I le wns ft native of Ohio, aged ;! years .
He had been treasurer of Lawrence coun
ty. The cause of his suicide is" thus ex
plained: In closing up his affairs fPK
County Treasurer four years ago he was
found to be a defaulter. The amount was
immediately made good by his father und
his iKindsmen, and the whole affair was con
sidered amicably arranged. No criminal
ity on his part Mas charged, but careless
business habits w ere considered the cause, it
appcarinL' that iniMirtant vouchers had
never been taken, or if taken lost, It lifts
now been developed that some person ap
peared before the grand jury recently, and
that a trui! bill of indictment was fonnd
against him. It is supposed that ho in
some way obtained knowledge of this and
hence his self destruction.
GEN. SCOTT'S DAUGHTER.
THE STORY OK HER I.oVE AND HER ENTEIl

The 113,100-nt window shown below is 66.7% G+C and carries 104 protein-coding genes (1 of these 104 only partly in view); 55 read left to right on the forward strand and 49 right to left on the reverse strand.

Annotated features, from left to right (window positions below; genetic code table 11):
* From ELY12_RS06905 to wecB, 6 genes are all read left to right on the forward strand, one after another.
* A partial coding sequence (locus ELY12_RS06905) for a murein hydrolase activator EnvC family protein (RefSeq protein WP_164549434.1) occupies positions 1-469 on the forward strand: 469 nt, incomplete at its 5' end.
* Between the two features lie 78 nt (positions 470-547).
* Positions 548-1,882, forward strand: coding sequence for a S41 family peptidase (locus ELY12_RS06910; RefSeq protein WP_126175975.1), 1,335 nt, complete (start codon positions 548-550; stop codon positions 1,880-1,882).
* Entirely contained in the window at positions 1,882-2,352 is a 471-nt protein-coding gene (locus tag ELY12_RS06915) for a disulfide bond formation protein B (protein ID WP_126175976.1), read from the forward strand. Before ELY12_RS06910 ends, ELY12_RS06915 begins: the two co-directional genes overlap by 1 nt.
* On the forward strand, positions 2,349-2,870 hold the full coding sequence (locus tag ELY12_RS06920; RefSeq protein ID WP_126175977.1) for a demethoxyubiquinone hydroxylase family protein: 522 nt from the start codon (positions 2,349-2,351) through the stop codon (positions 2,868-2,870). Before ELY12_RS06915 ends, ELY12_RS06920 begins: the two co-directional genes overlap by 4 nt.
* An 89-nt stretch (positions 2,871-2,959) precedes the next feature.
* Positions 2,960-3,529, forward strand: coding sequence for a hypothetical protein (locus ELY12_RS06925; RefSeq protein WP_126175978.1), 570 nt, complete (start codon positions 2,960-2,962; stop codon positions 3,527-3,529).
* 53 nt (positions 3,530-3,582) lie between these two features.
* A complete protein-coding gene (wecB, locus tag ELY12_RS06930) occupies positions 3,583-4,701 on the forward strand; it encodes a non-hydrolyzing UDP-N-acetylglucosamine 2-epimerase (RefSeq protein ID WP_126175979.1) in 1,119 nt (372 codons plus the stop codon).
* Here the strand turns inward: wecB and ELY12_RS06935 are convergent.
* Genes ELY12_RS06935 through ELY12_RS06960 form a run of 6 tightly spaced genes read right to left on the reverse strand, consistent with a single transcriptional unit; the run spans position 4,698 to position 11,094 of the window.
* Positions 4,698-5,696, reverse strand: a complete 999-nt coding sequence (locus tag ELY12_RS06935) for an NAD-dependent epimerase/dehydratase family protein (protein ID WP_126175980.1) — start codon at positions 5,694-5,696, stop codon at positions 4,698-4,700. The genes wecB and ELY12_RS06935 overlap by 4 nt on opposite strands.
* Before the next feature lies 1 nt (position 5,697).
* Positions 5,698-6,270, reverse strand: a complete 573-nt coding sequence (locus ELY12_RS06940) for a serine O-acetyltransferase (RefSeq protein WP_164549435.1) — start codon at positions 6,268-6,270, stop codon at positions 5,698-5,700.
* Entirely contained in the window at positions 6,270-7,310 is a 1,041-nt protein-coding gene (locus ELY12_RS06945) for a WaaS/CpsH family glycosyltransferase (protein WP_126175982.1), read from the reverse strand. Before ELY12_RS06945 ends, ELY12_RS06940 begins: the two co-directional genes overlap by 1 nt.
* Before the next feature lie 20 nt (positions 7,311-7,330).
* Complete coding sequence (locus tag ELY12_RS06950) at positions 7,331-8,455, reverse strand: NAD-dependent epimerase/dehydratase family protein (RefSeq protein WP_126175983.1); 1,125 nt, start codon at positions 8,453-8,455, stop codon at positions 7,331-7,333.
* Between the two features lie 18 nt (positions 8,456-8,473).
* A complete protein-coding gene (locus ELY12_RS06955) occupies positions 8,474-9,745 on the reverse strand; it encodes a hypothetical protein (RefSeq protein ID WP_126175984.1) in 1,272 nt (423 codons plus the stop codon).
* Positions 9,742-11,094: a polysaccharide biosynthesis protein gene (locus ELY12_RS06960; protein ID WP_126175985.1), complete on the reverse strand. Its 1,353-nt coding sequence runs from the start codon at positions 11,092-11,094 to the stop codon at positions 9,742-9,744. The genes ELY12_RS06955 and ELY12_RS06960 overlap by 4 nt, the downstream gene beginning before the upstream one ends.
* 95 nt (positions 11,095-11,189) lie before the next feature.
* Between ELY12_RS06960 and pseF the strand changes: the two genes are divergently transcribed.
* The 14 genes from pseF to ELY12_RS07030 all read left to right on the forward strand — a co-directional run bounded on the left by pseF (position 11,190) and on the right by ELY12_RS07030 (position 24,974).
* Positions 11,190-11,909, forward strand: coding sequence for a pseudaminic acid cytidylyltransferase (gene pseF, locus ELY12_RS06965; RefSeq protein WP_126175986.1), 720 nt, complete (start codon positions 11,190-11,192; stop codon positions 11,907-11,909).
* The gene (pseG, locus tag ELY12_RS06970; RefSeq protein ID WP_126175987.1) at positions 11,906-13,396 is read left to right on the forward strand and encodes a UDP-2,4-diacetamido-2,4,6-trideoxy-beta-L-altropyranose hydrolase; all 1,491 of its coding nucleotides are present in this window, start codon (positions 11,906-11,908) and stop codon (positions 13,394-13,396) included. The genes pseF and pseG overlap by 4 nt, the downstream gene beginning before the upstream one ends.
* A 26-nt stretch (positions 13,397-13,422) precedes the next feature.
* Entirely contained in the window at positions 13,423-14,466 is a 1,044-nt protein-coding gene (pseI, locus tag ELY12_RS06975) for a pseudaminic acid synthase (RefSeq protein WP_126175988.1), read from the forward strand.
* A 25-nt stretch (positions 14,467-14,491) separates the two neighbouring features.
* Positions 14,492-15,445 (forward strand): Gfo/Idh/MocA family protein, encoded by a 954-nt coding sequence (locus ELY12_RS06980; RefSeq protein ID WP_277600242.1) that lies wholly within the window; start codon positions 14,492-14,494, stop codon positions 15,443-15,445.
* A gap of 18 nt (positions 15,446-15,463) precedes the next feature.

INO A CONVENT.
In the gossip which followed the annonce
nicnt that Gen. Sherman's son had left for
Europe to become a Catholic priest, a story
was told of the romantic circumstances at
tendeng the career of one of Gen. Wintleld
Scott's daughters, who died in the Convent
of the Visitation at Georgetown. This
mory was to the el feet that Miss
svoti fell in oe with un at
tachiTof fl foreign li g'ifioit,- who loreil sin
cerely in return. The match was opposul
by Gen. Scott, and through bin instrumen
tality broken off. She went heart-broken
to a convent, and he prepared himself and
was admitted to the priesthood. In course?
of time he was ordered to Georgerown col
lege, und a portion of his duties consisted
in hearing the confessions ot the nuns at tho
college. On one of these occasions Miss
Scott knelt in the confessional to her former
lover. Each recognized the other. She
fainted, went into a rapid decline and soon
died. He left the country.
The true story of the aff.iir, as related by
a friend of the family of Gen. Scott, is much
less romantic than tho tale of the gossips.
Nearly forty years agj Mrs. Gen. Scott wan
living in Paris with her family, the younger
daughters being pupils in the Convent ot"
the Sacred Heart. She moved in the high
est circles of Parisian society, and her eld